Entrepreneur Video Series
Profiles of Innovation

Houston entrepreneurs change the medical equipment game, allow hospitals to put their patients first

Houston entrepreneurs change the medical equipment game, allow hospitals to put their patients first

Greg Salario and Gurmit Singh Bhatia operate their business — USMed-Equip, which sells and rents medical equipment to hospitals — a bit different than most.

"It's a simple business that we're in," says Salario. "Where we have success is we use technologies to intertwine, and we have efficiencies that no one else has in the industry."

That efficiency lies in allowing their clients to easily access detailed information online about what they have rented out, something Salario says most medical equipment businesses actively avoid. "The neat part about that is traditionally in this industry […] if you're a rental company you don't want the customers to know what they have on rent. Because if if they know, they might return it, because they might not be using it," Salario says.

 Bhatia said he was inspired to become an entrepreneur after working for a similar company and feeling helpless over his future. "They were always going through a merger or acquisition and we were not sure if we would have a job in the long-run. That kind of put the seed in the head about owning a business," Bhatia says. 

"We've always thought that if we give those customers that information to manage their business and be heroes, it'll be better off in the long run."

Bhatia said he was inspired to become an entrepreneur after working for a similar company and feeling helpless over his future there. "They were always going through a merger or acquisition and we were not sure if we would have a job in the long-run. That kind of put the seed in the head about owning a business," Bhatia says.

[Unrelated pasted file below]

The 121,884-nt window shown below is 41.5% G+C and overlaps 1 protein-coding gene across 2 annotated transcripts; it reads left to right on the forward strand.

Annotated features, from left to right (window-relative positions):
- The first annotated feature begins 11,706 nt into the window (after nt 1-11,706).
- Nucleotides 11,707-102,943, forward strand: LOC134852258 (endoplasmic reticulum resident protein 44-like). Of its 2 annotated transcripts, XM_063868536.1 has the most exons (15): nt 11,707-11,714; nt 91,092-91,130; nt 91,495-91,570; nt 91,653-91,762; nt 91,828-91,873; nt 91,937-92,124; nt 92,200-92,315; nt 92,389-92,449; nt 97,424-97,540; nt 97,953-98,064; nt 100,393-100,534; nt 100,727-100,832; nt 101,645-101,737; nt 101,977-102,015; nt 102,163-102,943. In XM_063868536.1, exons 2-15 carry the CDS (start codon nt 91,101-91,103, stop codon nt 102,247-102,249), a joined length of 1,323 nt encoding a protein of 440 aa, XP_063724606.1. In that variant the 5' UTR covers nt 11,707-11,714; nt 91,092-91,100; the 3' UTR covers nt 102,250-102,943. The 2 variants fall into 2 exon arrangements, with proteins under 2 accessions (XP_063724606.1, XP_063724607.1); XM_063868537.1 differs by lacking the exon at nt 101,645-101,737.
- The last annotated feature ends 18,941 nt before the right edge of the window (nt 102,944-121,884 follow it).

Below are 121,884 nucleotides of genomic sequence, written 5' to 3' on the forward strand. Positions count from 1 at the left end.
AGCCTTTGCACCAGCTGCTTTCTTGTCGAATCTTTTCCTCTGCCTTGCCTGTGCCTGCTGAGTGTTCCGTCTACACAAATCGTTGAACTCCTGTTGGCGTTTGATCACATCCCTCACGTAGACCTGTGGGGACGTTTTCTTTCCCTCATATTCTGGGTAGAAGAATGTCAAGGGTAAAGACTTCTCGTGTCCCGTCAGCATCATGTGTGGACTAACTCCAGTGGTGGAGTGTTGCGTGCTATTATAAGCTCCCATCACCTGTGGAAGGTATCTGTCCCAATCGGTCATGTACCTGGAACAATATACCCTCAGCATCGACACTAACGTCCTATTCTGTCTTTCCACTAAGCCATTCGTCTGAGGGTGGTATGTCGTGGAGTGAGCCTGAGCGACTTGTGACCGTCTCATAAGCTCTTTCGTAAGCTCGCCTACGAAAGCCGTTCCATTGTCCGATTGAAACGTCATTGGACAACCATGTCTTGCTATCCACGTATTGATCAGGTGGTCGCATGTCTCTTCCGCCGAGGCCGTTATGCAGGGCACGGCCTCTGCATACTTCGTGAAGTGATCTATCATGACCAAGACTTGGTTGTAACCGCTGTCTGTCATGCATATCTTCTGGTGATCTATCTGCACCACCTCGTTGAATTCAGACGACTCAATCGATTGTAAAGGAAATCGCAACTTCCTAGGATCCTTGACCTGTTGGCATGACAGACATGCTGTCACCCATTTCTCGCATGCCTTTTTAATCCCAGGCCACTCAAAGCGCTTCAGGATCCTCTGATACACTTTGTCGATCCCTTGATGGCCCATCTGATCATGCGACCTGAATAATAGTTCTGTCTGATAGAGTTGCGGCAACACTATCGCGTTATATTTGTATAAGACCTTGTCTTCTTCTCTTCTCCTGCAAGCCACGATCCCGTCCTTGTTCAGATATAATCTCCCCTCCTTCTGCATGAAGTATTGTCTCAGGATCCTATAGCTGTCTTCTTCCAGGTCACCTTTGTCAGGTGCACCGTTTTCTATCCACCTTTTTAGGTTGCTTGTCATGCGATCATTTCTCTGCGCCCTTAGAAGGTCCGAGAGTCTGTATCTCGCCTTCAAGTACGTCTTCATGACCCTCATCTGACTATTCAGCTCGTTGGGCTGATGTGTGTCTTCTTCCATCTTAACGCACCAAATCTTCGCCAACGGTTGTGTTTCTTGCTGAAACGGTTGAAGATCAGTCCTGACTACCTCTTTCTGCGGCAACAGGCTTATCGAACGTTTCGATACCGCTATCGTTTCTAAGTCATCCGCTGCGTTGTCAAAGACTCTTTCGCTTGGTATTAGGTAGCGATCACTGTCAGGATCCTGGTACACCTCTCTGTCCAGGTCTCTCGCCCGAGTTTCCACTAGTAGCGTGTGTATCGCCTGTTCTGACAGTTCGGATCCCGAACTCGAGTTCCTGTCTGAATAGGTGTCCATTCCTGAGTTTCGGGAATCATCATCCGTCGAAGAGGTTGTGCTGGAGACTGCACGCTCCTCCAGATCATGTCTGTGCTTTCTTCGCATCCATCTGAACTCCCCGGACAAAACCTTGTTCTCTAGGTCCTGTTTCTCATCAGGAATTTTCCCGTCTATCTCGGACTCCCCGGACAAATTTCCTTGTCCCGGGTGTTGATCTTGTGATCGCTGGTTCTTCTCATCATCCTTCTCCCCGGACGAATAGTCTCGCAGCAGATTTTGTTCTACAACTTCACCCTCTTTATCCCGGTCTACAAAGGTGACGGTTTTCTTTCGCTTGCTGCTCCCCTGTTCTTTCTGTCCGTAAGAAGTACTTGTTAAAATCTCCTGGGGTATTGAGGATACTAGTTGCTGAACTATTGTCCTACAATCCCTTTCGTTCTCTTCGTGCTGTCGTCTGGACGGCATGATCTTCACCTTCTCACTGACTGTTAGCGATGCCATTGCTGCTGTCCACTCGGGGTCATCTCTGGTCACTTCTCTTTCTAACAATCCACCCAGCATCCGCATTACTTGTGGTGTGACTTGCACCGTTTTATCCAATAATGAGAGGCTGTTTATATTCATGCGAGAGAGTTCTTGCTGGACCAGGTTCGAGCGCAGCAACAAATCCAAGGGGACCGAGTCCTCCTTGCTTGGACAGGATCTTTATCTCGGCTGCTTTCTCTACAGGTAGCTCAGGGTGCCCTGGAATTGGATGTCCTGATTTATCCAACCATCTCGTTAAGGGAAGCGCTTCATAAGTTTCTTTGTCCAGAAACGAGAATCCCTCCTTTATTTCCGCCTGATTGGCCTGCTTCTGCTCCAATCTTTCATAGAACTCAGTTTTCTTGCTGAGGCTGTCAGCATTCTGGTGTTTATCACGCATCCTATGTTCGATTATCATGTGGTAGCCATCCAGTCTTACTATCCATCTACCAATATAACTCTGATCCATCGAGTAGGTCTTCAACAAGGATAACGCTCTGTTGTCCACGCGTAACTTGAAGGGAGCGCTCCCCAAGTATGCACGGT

The partners now employ a staff of 70 people and maintain eight offices in Texas and Louisiana, with other satellite offices in Tennessee, Mississippi and North Dakota.

One of the most rewarding aspects of their business is seeing first-hand how the equipment they manage and maintain directly effects patients, including people from their own office. "It's happened with everyone in the company," says Salario, who had emergency surgery at a Cy-Fair hospital and was treated with USMed-Equip equipment.

An exchange student who was checked into a Louisiana hospital for swine flu was put on an IV provided by USMed-Equip, and an employee has likewise seen his infant son rest in an incubator he had cleaned for rental just days earlier.

In the continuing series, Profiles of Innovation, Salario and Bhatia tell videographers John Carrithers and Douglas Newman how they allow their clients in the medical community to spend more resources on care, and less on keeping track of equipment.

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